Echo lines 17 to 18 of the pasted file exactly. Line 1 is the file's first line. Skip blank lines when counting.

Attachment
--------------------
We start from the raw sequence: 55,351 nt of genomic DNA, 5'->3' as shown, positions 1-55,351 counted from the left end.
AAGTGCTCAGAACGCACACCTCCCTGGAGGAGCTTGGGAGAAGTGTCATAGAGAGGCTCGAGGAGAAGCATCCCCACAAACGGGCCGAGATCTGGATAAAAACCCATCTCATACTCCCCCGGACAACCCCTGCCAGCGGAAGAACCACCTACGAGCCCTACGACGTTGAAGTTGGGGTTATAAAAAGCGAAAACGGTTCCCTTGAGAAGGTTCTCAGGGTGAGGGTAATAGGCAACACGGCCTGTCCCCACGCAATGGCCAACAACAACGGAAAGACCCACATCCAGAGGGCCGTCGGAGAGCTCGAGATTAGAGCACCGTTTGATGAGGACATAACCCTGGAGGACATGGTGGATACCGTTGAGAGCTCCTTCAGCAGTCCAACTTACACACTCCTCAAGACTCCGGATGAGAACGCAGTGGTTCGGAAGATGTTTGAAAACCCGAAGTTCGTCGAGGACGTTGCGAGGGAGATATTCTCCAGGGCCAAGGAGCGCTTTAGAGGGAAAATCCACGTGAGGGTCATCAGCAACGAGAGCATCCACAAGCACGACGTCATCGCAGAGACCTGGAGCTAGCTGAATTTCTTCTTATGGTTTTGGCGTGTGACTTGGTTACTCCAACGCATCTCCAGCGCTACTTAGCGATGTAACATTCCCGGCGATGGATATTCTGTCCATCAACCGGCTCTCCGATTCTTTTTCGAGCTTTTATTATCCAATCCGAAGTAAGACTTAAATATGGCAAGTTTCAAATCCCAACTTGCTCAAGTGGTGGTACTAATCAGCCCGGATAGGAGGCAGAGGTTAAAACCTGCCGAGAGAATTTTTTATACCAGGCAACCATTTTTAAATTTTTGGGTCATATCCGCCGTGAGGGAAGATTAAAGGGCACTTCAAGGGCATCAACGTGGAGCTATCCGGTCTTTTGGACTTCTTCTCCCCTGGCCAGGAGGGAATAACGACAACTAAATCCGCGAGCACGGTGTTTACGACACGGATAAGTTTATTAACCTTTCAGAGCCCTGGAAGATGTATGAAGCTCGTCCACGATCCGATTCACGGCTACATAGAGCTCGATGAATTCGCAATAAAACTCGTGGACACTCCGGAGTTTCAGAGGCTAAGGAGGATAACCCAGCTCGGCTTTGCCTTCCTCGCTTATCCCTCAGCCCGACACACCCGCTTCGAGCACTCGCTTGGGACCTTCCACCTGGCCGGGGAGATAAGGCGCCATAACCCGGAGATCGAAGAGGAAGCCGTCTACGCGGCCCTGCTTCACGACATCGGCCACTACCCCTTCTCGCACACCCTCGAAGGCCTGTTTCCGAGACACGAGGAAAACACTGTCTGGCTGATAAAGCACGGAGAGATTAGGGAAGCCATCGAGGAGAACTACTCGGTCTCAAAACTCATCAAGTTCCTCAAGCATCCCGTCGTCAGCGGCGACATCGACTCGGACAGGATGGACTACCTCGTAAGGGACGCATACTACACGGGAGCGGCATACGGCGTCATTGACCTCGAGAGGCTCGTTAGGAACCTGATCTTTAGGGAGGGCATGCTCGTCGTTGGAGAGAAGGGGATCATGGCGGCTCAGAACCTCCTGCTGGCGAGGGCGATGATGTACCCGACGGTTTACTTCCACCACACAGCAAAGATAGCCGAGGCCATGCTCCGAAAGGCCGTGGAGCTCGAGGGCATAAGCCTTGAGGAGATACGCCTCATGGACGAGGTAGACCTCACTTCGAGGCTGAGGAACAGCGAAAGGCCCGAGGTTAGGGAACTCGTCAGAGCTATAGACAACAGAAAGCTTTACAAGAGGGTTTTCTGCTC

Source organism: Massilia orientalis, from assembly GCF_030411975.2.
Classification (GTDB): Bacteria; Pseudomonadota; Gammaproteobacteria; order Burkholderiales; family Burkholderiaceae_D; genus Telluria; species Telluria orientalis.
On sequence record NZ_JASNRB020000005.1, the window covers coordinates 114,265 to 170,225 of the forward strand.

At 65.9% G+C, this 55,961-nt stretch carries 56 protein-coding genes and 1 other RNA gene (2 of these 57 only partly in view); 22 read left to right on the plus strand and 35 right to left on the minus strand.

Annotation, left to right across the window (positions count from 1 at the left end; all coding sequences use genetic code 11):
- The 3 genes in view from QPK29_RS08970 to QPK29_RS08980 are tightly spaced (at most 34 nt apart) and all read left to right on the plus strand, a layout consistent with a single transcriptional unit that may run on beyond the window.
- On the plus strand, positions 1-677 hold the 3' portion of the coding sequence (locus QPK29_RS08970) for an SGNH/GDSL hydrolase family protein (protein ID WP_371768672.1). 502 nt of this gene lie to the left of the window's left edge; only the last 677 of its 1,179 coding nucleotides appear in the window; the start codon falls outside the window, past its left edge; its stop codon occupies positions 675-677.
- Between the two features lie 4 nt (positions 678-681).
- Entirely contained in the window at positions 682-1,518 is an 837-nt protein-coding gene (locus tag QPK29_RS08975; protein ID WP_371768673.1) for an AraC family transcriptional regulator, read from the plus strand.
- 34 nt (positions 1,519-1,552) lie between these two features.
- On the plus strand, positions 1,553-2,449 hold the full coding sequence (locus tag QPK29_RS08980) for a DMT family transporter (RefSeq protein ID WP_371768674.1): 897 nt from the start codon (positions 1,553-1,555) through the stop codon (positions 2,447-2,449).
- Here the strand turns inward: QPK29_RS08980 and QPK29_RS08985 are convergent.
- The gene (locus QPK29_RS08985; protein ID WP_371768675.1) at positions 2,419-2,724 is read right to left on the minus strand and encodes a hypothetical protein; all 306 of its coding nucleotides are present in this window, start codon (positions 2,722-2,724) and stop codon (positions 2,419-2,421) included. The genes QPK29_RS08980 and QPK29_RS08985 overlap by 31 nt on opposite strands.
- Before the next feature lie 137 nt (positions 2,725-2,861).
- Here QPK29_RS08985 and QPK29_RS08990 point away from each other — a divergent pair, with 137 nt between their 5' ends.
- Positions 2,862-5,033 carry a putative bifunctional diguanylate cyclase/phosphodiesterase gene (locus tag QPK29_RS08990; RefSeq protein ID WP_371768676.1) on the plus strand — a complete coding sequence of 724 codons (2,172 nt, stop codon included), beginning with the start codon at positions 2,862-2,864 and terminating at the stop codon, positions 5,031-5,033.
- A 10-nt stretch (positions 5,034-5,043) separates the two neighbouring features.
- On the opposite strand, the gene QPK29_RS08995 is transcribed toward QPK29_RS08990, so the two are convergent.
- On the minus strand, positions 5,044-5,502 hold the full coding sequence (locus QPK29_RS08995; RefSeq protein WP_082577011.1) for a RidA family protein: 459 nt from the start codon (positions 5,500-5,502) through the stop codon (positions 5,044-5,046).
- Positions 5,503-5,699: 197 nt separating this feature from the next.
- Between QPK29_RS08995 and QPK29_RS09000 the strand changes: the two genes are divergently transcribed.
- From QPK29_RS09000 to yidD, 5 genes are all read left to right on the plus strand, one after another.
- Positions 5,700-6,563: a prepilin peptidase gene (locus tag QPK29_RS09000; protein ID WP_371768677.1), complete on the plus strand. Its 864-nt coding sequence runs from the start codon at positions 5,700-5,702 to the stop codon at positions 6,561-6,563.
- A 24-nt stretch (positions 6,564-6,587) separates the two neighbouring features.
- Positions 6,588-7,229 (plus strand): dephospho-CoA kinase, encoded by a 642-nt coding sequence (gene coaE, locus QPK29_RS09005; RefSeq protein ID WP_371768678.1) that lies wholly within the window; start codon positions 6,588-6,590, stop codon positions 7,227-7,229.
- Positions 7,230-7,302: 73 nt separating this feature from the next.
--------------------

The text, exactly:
- Here QPK29_RS08985 and QPK29_RS08990 point away from each other — a divergent pair, with 137 nt between their 5' ends.
- Positions 2,862-5,033 carry a putative bifunctional diguanylate cyclase/phosphodiesterase gene (locus tag QPK29_RS08990; RefSeq protein ID WP_371768676.1) on the plus strand — a complete coding sequence of 724 codons (2,172 nt, stop codon included), beginning with the start codon at positions 2,862-2,864 and terminating at the stop codon, positions 5,031-5,033.